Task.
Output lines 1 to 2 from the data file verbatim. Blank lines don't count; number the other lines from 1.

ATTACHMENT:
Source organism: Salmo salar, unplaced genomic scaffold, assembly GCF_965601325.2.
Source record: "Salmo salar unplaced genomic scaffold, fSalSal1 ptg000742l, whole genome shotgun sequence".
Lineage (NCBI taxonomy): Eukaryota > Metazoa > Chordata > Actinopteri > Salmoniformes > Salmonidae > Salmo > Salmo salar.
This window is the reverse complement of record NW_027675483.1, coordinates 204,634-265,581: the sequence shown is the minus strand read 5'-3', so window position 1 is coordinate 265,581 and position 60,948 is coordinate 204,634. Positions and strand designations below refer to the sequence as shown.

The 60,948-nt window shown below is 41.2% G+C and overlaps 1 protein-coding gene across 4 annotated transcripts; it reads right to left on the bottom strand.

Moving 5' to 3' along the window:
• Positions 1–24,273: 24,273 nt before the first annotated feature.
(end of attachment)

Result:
Source organism: Salmo salar, unplaced genomic scaffold, assembly GCF_965601325.2.
Source record: "Salmo salar unplaced genomic scaffold, fSalSal1 ptg000742l, whole genome shotgun sequence".